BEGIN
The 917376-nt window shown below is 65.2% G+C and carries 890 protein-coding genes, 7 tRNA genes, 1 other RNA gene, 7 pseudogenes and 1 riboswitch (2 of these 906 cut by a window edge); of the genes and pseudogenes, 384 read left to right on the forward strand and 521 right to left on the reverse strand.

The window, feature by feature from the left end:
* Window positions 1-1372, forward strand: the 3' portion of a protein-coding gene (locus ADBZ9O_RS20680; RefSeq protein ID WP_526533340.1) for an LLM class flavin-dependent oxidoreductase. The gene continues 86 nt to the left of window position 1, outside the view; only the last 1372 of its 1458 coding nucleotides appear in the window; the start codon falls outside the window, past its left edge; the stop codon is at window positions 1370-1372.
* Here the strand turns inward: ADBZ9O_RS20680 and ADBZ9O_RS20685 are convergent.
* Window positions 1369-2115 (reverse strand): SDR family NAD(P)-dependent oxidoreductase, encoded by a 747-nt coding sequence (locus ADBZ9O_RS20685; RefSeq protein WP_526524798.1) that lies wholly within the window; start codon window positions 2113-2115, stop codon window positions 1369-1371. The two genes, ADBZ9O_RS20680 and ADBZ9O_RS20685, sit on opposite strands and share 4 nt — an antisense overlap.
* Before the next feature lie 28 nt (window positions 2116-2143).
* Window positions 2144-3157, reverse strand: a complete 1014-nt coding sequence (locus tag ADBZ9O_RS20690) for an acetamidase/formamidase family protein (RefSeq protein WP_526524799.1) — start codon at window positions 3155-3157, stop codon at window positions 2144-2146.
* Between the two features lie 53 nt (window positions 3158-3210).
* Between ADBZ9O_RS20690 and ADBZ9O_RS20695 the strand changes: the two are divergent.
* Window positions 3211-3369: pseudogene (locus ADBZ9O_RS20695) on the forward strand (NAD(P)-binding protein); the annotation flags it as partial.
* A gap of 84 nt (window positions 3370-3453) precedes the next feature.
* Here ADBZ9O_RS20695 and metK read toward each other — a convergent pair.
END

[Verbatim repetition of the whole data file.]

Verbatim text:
The 917376-nt window shown below is 65.2% G+C and carries 890 protein-coding genes, 7 tRNA genes, 1 other RNA gene, 7 pseudogenes and 1 riboswitch (2 of these 906 cut by a window edge); of the genes and pseudogenes, 384 read left to right on the forward strand and 521 right to left on the reverse strand.

The window, feature by feature from the left end:
* Window positions 1-1372, forward strand: the 3' portion of a protein-coding gene (locus ADBZ9O_RS20680; RefSeq protein ID WP_526533340.1) for an LLM class flavin-dependent oxidoreductase. The gene continues 86 nt to the left of window position 1, outside the view; only the last 1372 of its 1458 coding nucleotides appear in the window; the start codon falls outside the window, past its left edge; the stop codon is at window positions 1370-1372.
* Here the strand turns inward: ADBZ9O_RS20680 and ADBZ9O_RS20685 are convergent.
* Window positions 1369-2115 (reverse strand): SDR family NAD(P)-dependent oxidoreductase, encoded by a 747-nt coding sequence (locus ADBZ9O_RS20685; RefSeq protein WP_526524798.1) that lies wholly within the window; start codon window positions 2113-2115, stop codon window positions 1369-1371. The two genes, ADBZ9O_RS20680 and ADBZ9O_RS20685, sit on opposite strands and share 4 nt — an antisense overlap.
* Before the next feature lie 28 nt (window positions 2116-2143).
* Window positions 2144-3157, reverse strand: a complete 1014-nt coding sequence (locus tag ADBZ9O_RS20690) for an acetamidase/formamidase family protein (RefSeq protein WP_526524799.1) — start codon at window positions 3155-3157, stop codon at window positions 2144-2146.
* Between the two features lie 53 nt (window positions 3158-3210).
* Between ADBZ9O_RS20690 and ADBZ9O_RS20695 the strand changes: the two are divergent.
* Window positions 3211-3369: pseudogene (locus ADBZ9O_RS20695) on the forward strand (NAD(P)-binding protein); the annotation flags it as partial.
* A gap of 84 nt (window positions 3370-3453) precedes the next feature.
* Here ADBZ9O_RS20695 and metK read toward each other — a convergent pair.